While most people in Texas think that all contracts are in written form, they fail to realize that there are verbal contracts (sometimes also referred to as oral contracts). Under certain circumstances, a verbal contract can also be binding on the parties. A verbal contract is a legal agreement with all the necessary elements of a contract. However, the contract is not written. The lack of a written document makes it much more difficult to resolve a dispute over the agreement. Thus, testimony from the parties as well as from any other witnesses with first-hand knowledge of the agreement is essential.
Are verbal contracts enforceable?
Just like written agreements in business law, many verbal contracts are enforceable. However, these contracts need to have certain attributes that are required to enforce them. Enforcing a verbal contract is different from enforcing a written contract. The lack of documents that set out the terms of the contract and the duties of both parties makes the process more complex.
How to enforce a verbal contract
For a court to enforce a contract, the judge must understand the verbal contract terms. Unfortunately, in most verbal contract situations, the parties often disagree on the terms of the verbal contract (and sometimes, on whether there ever was a verbal contract). Thus, the first issue is to present credible testimony of the terms of the verbal contract. The second issue is to demonstrate that the other party failed to abide by the terms of (or breached) the verbal contract. The final issue is to show the amount of damages caused by the other party’s breach of the verbal contract.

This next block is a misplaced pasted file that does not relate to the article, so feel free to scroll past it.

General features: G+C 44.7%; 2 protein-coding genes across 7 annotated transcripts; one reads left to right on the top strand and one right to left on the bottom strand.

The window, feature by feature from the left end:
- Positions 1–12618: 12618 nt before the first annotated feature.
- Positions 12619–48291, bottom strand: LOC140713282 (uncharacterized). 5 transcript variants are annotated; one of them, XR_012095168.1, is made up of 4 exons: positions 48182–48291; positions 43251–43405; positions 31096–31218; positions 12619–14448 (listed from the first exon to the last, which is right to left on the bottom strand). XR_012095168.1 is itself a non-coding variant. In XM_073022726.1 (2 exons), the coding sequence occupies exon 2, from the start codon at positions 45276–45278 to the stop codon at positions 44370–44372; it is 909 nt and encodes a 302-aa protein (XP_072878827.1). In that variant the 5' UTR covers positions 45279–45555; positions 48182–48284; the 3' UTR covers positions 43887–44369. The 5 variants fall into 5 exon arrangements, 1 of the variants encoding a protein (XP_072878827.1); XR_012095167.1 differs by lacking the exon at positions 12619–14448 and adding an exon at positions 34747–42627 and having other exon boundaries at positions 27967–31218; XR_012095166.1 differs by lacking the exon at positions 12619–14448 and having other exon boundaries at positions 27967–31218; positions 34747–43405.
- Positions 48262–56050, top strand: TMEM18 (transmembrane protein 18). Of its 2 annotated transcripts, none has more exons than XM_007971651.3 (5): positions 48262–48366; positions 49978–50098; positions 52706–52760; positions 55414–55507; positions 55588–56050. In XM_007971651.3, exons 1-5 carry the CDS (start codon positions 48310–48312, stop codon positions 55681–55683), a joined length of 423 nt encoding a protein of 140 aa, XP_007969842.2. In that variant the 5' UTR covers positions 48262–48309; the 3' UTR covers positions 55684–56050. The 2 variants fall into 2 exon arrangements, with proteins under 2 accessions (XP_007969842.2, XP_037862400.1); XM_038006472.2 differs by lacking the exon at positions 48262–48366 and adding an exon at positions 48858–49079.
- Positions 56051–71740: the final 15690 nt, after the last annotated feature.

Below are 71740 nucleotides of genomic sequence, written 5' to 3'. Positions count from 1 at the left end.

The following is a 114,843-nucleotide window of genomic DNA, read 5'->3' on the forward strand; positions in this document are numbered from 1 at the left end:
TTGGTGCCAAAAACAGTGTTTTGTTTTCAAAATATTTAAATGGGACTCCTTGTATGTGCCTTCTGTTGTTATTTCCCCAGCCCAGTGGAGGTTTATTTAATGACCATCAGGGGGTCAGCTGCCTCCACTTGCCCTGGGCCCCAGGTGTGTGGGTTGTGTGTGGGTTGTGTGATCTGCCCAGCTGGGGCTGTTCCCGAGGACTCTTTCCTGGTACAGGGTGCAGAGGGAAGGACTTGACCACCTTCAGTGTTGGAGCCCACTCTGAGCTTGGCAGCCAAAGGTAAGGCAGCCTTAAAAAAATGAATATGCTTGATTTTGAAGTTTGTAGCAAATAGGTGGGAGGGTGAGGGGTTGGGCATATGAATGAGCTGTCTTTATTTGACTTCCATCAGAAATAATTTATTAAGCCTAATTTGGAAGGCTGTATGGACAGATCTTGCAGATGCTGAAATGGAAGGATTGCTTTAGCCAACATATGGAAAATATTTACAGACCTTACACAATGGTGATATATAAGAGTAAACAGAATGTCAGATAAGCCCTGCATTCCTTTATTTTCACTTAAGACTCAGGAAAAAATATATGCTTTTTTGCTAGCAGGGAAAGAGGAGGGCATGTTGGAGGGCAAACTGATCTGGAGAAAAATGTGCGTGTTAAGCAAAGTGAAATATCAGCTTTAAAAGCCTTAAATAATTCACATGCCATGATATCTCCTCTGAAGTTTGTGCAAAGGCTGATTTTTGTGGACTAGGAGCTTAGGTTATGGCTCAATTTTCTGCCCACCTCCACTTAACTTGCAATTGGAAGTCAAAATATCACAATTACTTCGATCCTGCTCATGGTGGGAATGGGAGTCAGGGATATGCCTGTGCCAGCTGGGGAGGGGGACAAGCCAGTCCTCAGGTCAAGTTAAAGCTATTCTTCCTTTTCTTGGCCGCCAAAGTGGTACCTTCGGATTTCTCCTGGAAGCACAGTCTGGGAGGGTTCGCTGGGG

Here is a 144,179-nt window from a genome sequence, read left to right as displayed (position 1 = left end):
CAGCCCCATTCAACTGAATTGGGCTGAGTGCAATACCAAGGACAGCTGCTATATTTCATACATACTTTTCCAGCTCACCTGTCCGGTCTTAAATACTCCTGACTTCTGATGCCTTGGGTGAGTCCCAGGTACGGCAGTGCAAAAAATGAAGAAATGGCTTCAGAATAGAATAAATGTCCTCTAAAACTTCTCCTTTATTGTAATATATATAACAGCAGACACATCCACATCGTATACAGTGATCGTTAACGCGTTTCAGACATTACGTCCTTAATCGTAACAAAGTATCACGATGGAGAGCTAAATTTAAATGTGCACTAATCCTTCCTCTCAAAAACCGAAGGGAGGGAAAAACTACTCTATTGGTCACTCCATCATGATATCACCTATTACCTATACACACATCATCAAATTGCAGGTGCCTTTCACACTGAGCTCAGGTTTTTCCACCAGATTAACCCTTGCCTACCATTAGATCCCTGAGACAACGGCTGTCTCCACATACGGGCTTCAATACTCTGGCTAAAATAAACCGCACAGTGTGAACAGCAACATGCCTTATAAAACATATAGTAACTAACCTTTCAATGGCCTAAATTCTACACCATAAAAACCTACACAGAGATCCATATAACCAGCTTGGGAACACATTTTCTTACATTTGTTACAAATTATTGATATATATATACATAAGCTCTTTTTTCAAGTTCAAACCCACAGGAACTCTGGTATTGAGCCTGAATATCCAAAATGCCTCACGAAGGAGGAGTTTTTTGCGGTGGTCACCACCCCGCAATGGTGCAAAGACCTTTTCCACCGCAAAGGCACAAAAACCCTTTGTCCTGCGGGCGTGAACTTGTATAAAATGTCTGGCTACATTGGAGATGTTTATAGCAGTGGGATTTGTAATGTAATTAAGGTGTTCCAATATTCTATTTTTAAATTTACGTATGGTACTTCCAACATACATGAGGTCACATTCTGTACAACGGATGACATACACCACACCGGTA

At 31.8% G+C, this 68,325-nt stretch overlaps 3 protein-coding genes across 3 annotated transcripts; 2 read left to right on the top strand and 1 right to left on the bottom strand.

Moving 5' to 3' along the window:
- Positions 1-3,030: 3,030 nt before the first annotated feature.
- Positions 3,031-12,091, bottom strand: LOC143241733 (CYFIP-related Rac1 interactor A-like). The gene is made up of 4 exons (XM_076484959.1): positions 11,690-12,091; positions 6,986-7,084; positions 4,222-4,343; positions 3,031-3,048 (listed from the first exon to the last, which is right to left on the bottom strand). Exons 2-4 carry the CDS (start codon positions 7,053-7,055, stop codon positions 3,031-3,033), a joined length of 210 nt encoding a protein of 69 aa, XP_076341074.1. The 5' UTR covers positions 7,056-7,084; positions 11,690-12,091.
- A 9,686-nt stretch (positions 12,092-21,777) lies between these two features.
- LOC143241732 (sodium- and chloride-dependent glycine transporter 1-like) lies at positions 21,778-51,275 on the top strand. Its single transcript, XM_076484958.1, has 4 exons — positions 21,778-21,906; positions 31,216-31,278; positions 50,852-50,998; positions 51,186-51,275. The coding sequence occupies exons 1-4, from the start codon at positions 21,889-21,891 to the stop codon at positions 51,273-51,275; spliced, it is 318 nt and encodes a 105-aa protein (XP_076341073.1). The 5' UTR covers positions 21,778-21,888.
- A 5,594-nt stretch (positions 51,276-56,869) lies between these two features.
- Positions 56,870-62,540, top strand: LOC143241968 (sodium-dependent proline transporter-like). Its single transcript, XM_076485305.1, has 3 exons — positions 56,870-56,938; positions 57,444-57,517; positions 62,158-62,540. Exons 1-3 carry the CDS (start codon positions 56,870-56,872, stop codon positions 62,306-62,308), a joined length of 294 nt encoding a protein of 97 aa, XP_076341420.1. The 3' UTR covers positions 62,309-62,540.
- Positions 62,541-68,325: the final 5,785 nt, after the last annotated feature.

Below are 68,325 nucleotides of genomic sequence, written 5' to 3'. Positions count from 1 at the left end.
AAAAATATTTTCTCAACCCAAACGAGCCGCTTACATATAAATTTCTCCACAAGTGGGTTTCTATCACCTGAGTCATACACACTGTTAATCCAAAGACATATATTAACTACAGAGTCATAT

Proving the terms, breach, and damages
To prove the terms, breach and damages with respect to a verbal contract, the evidence will be the testimony of of each party – their view of how the verbal contract was agreed to, the terms of the verbal contract, and how the parties dealt with each other after the verbal contract was formed (i.e. performance, breach, etc.). Consistency is a key. A party whose actions and testimony are inconsistent with his/her her version of the verbal contract will often be seen as less credible. Related documents such as invoices, payments, emails, and texts that are consistent with a party’s version of the contract may strengthen his/her position.